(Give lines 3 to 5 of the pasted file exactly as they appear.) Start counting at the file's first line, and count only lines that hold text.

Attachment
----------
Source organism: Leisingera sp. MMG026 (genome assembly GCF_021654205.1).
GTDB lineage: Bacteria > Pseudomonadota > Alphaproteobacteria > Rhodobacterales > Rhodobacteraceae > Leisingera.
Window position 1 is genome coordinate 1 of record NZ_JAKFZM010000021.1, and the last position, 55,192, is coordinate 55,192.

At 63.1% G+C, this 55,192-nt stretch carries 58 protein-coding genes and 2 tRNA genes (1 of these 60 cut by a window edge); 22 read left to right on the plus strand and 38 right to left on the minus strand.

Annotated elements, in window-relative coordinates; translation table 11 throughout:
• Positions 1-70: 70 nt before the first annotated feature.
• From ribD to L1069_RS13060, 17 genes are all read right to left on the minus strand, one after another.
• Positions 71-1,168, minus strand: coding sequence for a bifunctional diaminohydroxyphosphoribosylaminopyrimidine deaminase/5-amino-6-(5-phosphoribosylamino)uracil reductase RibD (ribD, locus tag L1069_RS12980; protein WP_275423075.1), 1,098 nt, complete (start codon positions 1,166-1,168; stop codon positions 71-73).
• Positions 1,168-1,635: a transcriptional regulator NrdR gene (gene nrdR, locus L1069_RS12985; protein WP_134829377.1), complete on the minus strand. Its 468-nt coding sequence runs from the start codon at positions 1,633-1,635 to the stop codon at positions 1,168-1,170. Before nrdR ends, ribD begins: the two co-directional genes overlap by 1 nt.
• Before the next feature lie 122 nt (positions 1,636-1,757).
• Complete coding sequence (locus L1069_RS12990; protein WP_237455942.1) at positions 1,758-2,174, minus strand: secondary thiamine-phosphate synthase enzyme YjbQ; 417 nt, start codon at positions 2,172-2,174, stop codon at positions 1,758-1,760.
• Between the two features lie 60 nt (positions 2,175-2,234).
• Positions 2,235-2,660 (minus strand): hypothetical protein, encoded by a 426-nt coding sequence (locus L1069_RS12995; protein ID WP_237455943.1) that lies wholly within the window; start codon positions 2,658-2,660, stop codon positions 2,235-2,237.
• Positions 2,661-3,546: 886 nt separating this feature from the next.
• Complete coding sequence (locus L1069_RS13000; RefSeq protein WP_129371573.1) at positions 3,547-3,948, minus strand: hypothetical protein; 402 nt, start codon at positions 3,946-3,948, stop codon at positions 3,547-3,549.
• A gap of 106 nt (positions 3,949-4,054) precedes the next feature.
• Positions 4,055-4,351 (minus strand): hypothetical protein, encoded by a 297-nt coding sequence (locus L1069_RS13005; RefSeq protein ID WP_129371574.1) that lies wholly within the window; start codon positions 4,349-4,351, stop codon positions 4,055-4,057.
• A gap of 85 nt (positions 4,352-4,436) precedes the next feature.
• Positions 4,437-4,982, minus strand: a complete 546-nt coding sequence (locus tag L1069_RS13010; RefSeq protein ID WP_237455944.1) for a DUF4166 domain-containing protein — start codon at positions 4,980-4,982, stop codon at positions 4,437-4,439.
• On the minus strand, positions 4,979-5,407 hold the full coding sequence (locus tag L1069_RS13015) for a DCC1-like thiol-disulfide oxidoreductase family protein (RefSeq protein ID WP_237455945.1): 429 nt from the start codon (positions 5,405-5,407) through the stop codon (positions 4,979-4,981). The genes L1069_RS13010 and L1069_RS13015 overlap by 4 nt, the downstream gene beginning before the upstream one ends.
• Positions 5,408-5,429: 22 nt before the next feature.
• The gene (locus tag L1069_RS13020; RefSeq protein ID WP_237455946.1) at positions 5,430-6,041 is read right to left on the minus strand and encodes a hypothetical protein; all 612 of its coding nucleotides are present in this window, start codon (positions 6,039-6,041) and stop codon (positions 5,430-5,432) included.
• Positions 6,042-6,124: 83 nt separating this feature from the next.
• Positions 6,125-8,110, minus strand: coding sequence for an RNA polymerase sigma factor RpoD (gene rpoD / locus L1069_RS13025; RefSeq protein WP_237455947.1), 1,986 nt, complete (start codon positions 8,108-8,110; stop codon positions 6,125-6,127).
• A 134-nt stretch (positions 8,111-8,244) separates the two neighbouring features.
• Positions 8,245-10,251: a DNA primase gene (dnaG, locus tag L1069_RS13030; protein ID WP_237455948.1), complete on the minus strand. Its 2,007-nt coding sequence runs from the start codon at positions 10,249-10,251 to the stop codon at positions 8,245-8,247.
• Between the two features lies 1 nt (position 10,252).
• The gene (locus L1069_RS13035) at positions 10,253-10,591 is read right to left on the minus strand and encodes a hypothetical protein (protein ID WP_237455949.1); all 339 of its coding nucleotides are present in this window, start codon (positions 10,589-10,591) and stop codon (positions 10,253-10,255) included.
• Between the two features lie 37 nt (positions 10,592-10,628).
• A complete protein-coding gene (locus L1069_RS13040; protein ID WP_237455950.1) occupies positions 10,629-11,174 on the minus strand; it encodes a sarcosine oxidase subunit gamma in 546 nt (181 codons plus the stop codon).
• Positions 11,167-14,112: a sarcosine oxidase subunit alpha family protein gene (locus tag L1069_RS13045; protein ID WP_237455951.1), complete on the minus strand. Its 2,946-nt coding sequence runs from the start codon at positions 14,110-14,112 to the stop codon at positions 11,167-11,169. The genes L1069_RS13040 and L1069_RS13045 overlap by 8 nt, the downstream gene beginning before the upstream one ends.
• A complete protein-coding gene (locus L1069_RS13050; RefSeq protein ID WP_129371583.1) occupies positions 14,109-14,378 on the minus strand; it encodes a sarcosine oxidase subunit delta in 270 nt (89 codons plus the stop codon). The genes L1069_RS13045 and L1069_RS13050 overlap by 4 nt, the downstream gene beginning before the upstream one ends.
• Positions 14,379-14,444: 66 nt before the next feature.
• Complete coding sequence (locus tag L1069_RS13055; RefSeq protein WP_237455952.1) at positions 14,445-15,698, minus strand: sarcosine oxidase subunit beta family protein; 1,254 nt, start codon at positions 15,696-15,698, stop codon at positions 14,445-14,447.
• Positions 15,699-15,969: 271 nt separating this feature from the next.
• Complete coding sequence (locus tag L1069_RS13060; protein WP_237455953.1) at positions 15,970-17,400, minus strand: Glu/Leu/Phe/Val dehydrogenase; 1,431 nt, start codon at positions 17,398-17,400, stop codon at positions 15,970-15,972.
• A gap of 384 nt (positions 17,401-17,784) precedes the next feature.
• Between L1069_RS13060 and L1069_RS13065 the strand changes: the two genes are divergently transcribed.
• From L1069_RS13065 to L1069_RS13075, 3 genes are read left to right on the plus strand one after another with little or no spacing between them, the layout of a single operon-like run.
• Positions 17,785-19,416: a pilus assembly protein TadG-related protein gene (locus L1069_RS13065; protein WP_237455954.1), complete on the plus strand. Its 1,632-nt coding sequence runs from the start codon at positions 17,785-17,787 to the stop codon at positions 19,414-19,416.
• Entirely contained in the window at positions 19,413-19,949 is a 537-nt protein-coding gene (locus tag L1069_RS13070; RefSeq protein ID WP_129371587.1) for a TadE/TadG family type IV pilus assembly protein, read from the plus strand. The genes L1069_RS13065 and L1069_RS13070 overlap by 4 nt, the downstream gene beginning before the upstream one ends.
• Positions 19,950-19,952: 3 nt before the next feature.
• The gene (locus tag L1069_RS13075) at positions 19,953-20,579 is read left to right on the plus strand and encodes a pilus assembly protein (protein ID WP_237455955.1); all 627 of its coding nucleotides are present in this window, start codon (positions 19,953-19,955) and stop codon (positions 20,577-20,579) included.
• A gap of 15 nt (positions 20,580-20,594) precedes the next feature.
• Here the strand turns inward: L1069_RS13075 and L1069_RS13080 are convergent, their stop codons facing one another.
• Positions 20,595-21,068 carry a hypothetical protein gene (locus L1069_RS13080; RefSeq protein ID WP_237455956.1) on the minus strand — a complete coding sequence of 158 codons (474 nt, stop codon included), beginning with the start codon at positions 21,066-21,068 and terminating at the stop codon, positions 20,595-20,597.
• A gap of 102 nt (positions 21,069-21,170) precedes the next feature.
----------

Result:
Window position 1 is genome coordinate 1 of record NZ_JAKFZM010000021.1, and the last position, 55,192, is coordinate 55,192.

At 63.1% G+C, this 55,192-nt stretch carries 58 protein-coding genes and 2 tRNA genes (1 of these 60 cut by a window edge); 22 read left to right on the plus strand and 38 right to left on the minus strand.

Annotated elements, in window-relative coordinates; translation table 11 throughout: